There are a number of benefits of planned giving for both nonprofits and donors alike. By making a planned gift, donors secure their own legacy while nonprofits secure a sustainably funded future for their organization.
5 benefits of planned giving for nonprofits
Nonprofit organizations with strong legacy giving programs are the ones that will thrive even in times of trouble. If you’re trying to convince your board or boss to make new investments, then you’ll need to know the benefits of planned giving and how a robust program will support your organization’s mission for years to come.
1. Planned gifts secure an organization’s future.
One of the major benefits of planned gifts is that they promise future funding for an organization. There are many ways to give a planned gift, but they’re generally left as a bequest in a will. They’re also occasionally given as large sums of money that a nonprofit can either invest or get an ‘income’ from over a long period of time.
Nonprofits need to steward their relationships with planned giving donors to remain in their wills over time. However, they can still use these expected funds to plan ahead and budget for the future, including for economic crises.
According to research from Blackbaud, some organizations receive more than 25% of their annual revenue from planned gifts. Blackbaud also showed that planned gifts actually increase nearly 5% every year — even during recessions when other sources of revenue decline. The more planned gifts an organization can secure, the better off it will be when there is a decrease in other giving channels.
Plus, when the United States increased the requirements for the standard tax deduction in 2017, it caused the first year-over-year decrease in charitable giving from individuals for the first time in over five years. By investing in legacy programs now, nonprofits will benefit from planned gifts and be better able to recoup this kind of loss in the future.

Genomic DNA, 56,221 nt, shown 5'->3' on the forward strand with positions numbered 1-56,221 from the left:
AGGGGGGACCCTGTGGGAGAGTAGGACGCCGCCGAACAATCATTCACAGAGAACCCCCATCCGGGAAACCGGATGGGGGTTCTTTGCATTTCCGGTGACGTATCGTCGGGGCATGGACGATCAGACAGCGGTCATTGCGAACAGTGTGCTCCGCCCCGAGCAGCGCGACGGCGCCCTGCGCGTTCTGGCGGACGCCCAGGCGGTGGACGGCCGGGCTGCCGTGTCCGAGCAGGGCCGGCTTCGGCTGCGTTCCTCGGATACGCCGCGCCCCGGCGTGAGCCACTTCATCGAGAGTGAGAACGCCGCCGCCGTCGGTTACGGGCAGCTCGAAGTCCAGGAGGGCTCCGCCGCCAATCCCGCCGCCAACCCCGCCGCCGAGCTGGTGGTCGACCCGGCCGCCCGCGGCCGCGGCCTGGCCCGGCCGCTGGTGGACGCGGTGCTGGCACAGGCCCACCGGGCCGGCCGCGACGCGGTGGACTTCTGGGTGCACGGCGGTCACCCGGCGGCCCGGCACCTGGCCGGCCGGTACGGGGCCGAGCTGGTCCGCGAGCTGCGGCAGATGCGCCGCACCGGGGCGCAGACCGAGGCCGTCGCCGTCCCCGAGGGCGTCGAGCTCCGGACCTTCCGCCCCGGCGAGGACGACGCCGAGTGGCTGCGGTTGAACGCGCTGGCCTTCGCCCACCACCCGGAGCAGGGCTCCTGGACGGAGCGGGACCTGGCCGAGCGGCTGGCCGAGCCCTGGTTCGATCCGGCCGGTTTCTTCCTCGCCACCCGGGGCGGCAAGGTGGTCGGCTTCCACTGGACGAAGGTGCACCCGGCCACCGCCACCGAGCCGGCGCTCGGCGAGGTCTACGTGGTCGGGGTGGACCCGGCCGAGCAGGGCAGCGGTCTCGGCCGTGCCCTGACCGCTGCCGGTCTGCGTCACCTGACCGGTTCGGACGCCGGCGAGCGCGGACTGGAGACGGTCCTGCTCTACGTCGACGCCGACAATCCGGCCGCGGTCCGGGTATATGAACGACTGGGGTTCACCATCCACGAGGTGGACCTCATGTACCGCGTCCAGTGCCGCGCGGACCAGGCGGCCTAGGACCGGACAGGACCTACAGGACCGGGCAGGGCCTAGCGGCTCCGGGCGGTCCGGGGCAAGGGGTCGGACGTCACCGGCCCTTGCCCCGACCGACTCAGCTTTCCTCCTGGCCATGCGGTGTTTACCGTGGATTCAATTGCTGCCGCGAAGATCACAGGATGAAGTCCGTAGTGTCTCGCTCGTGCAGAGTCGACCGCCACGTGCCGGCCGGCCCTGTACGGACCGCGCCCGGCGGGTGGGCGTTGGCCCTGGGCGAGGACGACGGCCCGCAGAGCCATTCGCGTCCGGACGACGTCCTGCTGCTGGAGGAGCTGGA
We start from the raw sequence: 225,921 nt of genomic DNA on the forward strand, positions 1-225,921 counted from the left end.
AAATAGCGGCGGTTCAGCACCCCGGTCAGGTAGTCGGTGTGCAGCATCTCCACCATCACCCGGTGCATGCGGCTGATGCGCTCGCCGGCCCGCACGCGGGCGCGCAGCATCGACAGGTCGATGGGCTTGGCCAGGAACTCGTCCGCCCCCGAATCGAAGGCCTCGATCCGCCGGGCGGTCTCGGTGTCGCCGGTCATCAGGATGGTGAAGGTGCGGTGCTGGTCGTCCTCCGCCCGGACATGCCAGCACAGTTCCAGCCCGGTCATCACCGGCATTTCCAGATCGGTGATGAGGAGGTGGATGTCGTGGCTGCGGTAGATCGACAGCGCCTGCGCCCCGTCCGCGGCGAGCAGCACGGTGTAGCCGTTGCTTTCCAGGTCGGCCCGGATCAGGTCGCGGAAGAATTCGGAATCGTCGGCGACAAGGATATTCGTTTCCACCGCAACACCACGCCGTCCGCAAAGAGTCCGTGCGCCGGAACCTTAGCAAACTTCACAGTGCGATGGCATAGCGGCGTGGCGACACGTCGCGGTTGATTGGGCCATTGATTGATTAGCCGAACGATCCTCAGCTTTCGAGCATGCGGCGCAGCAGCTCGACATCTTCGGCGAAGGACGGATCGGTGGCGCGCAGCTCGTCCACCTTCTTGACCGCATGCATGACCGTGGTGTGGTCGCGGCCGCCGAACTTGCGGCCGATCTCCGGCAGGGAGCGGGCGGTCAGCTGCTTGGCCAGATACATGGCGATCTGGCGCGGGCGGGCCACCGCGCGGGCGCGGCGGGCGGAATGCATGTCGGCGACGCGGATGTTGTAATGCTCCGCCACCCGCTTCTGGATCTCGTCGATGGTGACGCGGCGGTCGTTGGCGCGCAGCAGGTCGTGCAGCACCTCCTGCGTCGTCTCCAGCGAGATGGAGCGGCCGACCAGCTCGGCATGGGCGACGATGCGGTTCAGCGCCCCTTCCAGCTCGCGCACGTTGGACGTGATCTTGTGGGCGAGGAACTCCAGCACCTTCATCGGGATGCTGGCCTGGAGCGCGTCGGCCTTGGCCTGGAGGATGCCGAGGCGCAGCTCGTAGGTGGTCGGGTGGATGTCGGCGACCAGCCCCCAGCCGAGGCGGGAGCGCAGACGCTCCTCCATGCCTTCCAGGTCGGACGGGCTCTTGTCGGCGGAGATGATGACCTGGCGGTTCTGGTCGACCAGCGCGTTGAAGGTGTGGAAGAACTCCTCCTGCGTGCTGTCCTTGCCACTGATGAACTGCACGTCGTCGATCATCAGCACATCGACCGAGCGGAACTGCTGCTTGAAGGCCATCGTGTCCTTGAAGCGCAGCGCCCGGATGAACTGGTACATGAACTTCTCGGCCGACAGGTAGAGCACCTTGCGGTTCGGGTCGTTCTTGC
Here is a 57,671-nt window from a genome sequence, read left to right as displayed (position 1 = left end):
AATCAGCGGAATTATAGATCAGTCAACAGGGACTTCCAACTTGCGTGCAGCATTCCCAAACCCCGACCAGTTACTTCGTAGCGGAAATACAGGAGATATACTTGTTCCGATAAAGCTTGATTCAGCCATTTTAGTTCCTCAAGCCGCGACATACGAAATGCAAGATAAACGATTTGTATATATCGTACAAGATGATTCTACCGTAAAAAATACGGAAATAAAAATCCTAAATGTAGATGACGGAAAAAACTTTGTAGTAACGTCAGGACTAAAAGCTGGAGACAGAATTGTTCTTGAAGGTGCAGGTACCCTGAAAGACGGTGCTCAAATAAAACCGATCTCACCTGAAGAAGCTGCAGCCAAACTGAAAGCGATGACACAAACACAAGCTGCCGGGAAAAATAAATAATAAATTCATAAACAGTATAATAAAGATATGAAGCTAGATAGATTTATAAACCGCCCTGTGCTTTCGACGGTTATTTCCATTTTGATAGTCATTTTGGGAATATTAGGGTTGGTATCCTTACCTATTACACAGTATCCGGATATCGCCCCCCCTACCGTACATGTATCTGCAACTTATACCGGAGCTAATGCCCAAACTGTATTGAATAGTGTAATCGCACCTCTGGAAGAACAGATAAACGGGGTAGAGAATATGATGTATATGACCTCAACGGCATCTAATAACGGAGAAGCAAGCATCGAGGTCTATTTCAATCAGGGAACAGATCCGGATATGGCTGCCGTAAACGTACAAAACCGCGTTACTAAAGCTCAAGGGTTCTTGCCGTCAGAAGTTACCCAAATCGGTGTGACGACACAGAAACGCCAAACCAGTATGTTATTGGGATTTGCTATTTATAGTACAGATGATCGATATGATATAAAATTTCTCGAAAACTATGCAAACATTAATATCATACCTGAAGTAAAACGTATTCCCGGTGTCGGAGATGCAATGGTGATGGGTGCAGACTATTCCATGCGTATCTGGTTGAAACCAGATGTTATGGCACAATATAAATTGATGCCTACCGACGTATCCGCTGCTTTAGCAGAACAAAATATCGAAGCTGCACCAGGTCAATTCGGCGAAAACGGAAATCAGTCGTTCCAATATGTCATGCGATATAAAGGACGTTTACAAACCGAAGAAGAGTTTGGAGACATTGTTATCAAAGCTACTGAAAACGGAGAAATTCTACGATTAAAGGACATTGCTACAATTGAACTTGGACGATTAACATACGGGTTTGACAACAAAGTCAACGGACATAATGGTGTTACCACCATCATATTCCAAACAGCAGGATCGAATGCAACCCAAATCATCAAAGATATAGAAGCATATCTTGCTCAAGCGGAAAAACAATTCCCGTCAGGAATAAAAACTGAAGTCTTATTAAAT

2. Planned giving offers the highest ROI of all fundraising types.
Another benefit of planned giving is that these gifts are often large but cost relatively little to secure. Because of this, planned giving offers the highest return on investment of all fundraising types.
For every dollar spent on fundraising bequest gifts, organizations can expect an average return of $56.83. In comparison, major giving gets a return of $33.33 per dollar, and regular giving sees $8.41 per dollar.
Not only do planned gifts have a high ROI, but they’re often larger than other types of gifts. The average bequest left to a charitable organization on FreeWill is $50,424. The most common value of a planned gift is $5,000, well above the average online cash donation of $128.
3. Planned giving increases annual giving.
Some nonprofit professionals worry that planned gifts will cannibalize annual giving to their organizations. However, planned giving has actually been found to trigger a 75% increase in annual gifts.
In 2014, Dr. Russell James, a Texas Tech professor and planned giving expert, conducted an in-depth analysis of charitable giving. He found that donors who add a charity to their wills increase annual gifts by more than $3,000 in the following years.
Plus, the Center on Philanthropy at Indiana University has found that even among those that didn’t increase their gifts, 47% of donors maintained their annual giving rates — in no way cutting into annual giving revenue.
Source: Planned giving myths
This means that planned giving offers an incredible opportunity to not only sustain your organization’s future but also to bring powerful gifts in the door immediately. Of course, the key is effective donor stewardship. You have to build and maintain relationships with these donors to drive increases in annual giving. Research has found that if you do, these donors will likely give again and again, and in much larger amounts, spurring fundraising growth in your annual giving department.